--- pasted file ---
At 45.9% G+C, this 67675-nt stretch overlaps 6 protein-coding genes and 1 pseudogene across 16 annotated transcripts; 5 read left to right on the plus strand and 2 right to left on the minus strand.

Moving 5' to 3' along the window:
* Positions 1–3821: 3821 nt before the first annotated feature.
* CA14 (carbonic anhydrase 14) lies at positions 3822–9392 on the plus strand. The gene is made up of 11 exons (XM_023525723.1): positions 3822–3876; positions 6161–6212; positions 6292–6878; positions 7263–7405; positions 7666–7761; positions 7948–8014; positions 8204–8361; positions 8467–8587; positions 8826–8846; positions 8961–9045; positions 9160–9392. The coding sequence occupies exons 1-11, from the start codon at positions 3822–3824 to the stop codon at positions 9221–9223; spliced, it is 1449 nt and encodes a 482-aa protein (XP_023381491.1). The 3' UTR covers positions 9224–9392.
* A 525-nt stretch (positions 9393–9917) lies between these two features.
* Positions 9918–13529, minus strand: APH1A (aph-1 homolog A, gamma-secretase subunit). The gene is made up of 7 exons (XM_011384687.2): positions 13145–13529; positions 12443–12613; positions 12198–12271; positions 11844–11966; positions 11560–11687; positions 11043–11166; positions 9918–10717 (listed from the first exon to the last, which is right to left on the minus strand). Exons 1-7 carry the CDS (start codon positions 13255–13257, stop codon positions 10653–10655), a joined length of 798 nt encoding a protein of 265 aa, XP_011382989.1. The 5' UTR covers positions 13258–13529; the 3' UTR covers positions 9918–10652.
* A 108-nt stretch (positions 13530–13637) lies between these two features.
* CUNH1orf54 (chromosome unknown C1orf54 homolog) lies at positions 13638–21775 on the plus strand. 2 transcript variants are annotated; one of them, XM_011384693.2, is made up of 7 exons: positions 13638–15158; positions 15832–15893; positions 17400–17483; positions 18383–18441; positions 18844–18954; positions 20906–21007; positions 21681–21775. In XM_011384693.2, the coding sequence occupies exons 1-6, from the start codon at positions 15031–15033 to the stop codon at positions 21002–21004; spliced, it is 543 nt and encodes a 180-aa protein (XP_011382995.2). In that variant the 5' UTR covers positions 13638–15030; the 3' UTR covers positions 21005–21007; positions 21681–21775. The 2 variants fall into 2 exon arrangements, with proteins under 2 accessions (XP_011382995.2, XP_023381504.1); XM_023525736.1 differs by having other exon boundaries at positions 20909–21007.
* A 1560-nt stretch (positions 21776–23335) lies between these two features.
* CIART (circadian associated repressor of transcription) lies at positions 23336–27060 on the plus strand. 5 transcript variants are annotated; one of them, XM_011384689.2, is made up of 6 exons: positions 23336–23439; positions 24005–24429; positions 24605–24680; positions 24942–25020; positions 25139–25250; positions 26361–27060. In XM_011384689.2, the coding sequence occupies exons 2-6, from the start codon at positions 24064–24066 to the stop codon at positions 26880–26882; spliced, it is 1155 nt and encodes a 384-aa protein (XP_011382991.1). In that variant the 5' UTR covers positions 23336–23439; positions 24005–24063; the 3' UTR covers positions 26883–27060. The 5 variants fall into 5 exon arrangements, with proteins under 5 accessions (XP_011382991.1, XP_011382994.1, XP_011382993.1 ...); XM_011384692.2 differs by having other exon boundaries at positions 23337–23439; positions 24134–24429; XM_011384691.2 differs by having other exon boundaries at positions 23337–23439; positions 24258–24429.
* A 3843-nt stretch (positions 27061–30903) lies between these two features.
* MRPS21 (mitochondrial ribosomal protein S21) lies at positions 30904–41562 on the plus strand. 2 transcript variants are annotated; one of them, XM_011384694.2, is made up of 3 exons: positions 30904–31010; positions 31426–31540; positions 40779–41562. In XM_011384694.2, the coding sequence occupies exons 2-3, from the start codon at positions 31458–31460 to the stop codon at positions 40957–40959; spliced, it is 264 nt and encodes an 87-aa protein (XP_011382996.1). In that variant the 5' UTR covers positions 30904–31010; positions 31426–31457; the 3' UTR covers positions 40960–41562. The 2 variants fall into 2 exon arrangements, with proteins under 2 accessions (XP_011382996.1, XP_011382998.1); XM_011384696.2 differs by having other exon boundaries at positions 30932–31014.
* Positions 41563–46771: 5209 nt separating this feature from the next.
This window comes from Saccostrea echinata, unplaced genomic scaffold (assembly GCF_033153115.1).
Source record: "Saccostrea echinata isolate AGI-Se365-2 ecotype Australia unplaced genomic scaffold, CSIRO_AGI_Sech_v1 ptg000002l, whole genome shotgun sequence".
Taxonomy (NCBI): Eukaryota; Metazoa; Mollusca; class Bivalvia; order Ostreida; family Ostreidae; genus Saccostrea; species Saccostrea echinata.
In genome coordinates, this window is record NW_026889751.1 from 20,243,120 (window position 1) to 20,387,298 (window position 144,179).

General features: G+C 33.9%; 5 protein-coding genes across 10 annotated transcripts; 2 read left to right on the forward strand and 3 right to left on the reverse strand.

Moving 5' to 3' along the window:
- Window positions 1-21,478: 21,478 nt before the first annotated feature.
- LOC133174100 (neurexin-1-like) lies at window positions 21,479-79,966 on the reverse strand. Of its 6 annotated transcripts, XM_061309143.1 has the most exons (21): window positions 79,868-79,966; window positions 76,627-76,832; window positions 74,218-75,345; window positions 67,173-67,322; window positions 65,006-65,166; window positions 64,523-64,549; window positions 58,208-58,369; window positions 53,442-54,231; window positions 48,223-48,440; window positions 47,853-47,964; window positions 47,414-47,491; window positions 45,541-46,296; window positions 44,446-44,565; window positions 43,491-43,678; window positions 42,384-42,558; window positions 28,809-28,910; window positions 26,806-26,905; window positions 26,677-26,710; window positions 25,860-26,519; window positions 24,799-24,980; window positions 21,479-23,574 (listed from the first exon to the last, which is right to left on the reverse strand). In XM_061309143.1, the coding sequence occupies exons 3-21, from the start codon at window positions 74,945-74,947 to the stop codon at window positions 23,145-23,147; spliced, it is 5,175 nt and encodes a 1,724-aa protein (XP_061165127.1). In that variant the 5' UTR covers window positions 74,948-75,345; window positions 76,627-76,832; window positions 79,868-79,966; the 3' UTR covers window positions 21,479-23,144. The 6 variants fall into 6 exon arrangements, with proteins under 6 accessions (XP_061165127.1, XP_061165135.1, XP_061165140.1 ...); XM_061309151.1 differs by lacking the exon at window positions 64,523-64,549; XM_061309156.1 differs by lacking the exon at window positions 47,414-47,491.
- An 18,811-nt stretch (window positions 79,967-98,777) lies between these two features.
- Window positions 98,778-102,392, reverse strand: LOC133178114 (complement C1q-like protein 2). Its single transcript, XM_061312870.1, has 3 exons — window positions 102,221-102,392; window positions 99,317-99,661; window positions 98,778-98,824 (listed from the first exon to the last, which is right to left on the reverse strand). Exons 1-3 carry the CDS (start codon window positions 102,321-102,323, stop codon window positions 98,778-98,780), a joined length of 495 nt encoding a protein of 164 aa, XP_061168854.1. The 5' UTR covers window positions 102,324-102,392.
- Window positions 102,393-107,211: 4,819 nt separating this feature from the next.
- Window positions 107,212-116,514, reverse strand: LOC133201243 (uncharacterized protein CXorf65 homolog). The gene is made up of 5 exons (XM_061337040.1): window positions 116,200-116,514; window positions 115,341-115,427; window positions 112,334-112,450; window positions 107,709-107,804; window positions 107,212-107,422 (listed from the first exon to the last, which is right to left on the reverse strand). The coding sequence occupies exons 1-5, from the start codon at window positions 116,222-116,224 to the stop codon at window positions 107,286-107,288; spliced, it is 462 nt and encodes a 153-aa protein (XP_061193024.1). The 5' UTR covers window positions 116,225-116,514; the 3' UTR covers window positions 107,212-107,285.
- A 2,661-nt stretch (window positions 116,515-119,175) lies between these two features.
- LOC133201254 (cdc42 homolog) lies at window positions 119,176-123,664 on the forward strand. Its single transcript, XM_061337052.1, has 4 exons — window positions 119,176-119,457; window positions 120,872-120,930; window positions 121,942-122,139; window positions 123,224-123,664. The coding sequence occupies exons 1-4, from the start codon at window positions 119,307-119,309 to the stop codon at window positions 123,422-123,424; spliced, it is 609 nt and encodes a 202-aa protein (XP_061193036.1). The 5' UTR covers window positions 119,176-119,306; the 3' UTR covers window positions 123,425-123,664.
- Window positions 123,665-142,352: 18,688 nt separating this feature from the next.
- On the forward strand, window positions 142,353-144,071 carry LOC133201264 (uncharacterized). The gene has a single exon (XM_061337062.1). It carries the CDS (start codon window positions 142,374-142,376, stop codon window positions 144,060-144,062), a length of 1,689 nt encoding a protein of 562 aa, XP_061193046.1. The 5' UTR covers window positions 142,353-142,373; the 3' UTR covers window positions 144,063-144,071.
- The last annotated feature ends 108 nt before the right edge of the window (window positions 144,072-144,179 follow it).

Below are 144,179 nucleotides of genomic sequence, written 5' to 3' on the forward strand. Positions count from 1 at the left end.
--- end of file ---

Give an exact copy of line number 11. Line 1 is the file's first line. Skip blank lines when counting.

* A 3843-nt stretch (positions 27061–30903) lies between these two features.